Artistic director Tim Carroll lays out his vision
There’s nothing like turning 60 to make you pause, think about the past and ponder where you’re headed. With the Shaw Festival turning 60 this year, that time for reflection has come, and there is good news. Pandemic be damned, one of Ontario’s favourite annual happenings has 13 productions slated for 2022.
At the helm for this momentous year is artistic director Tim Carroll, a highly regarded theatre and opera director with more than 25 years of experience. His inaugural season was in 2017, just a couple of years after visiting Shaw for the first time at the prompting of colleagues at the Stratford Festival where he was directing at the time. “I was very much drawn to Shaw from everything I heard about it from friends – all of whom said it is a really good company. It’s really an exciting institution that does things a bit more off-the-beaten-track and that appealed to me.”
Working with a permanent ensemble was a rare opportunity. Very few theatre companies in the world have them – not even Britain’s famed Royal Shakespeare Company. As an artistic director, collaborating with actors you know well translates into an ease and a familiarity between the players. It creates a kind of relaxation on stage that is very attractive to audiences, notes Carroll.
In this year’s productions, such as Damn Yankees (Apr. 23 to Oct. 9), Gaslight (May 4 to Oct. 8) and The Importance of Being Earnest (May 18 to Oct. 9), that kind of organic symbiosis will be front and centre.
Since the Shaw Festival’s founding in Niagara-on-the-Lake, Ont., in 1962, each artistic director has left their mark. For Carroll, his aim from the beginning was “to strip away the false mystique around theatre.” For his first season at Shaw, he instituted open rehearsals for Shaw members (annual fees start at $50). “I think the more that the audience gets to know us, the more the audience gets to know about how we make our work and the deeper their allegiance to us becomes,” he explains. “I don’t think it robs us of any of the glamour. If anything, it makes what we do more astonishing. It’s still magic when those performers come on the stage and inhabit a story.”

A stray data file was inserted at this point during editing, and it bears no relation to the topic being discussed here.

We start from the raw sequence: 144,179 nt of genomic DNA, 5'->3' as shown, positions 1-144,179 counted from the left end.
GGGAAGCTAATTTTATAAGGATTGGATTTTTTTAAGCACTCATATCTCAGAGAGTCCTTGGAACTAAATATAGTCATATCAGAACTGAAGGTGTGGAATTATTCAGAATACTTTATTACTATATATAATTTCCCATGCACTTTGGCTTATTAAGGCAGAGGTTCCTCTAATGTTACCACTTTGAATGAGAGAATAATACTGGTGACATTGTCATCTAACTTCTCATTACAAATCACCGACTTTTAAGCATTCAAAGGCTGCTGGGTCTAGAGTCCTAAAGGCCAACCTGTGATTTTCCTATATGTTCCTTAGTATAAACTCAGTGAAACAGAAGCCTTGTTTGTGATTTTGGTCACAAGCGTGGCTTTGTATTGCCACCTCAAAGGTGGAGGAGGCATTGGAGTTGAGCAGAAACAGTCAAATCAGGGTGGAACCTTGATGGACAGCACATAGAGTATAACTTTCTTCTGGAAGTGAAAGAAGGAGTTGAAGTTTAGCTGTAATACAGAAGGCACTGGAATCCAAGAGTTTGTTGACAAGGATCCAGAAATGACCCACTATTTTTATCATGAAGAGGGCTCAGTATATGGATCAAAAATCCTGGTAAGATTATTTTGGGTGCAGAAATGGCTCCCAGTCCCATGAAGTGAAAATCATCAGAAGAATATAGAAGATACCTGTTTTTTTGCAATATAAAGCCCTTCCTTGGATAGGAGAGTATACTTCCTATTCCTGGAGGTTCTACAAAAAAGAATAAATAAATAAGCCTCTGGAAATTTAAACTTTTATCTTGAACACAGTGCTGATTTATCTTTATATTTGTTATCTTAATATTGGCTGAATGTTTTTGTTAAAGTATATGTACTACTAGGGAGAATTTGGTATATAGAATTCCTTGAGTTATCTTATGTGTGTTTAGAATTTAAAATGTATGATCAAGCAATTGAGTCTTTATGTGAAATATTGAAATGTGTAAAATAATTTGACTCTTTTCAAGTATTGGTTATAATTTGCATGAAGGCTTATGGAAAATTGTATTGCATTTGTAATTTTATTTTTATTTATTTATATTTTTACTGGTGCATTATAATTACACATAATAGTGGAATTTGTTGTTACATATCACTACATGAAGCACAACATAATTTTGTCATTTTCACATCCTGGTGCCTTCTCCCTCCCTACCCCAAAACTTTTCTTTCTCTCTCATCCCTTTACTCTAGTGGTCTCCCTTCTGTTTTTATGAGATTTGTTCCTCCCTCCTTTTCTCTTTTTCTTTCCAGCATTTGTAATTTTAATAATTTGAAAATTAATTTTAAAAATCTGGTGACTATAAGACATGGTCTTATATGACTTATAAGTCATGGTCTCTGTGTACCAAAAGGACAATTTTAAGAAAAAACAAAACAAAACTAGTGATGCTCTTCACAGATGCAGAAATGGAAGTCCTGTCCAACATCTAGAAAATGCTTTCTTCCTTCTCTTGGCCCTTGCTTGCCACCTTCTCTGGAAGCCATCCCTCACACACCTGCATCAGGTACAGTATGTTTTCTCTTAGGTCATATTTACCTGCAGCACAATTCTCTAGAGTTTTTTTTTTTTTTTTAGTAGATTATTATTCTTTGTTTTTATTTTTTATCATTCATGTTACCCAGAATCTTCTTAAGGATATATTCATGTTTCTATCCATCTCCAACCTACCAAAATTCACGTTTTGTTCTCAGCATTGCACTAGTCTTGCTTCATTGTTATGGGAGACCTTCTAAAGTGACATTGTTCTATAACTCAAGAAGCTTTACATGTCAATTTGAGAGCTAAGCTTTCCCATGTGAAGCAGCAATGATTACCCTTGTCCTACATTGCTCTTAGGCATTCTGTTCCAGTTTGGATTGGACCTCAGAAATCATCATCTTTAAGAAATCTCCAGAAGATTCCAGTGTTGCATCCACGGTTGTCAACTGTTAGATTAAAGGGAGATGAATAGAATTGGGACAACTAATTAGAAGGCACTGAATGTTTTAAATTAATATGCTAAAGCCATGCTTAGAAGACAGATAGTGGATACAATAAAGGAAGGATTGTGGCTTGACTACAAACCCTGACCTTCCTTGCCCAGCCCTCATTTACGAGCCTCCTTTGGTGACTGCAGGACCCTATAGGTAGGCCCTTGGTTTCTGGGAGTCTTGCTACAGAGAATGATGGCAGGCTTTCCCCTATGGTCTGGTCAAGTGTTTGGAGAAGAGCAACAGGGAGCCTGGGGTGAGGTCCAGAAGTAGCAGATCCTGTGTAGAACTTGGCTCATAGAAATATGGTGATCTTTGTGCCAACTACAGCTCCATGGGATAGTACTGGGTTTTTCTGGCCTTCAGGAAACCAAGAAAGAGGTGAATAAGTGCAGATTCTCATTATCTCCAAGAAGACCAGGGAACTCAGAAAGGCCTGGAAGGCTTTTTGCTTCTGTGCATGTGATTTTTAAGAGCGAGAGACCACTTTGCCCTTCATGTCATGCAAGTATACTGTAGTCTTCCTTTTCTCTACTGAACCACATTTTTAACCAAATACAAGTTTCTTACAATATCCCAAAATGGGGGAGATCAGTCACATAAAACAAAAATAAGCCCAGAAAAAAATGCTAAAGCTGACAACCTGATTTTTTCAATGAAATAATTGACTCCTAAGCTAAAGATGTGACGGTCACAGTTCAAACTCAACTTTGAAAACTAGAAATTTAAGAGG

In 1962, starting a festival was a giant leap of faith, but by 1973, the newly formed repertory ensemble, where actors would do multiple pieces at the same time, settled into the brand-new Festival Theatre. Its grand opening saw the likes of prime minister Pierre Trudeau, Queen Elizabeth II, India’s prime minister Indira Gandhi and Ontario premier Bill Davis on hand. It was a huge milestone and set the tone for years ahead.
For Shaw’s 60th season, Carroll will be hitting a few milestones of his own with the introduction of some changes. “I would like for the Shaw to feel like a festival with the range of activities that we offer and in terms of our relationship with our location,” he says, noting that means more outdoor events and performances. The shift works with Carroll’s vision to take advantage of the natural beauty of Niagara-on-the-Lake, too. Last summer, performances had to be held outside during the pandemic. “This year, it’s a choice we’ve made,” he adds. “One that I hope does point in the direction of the future.”
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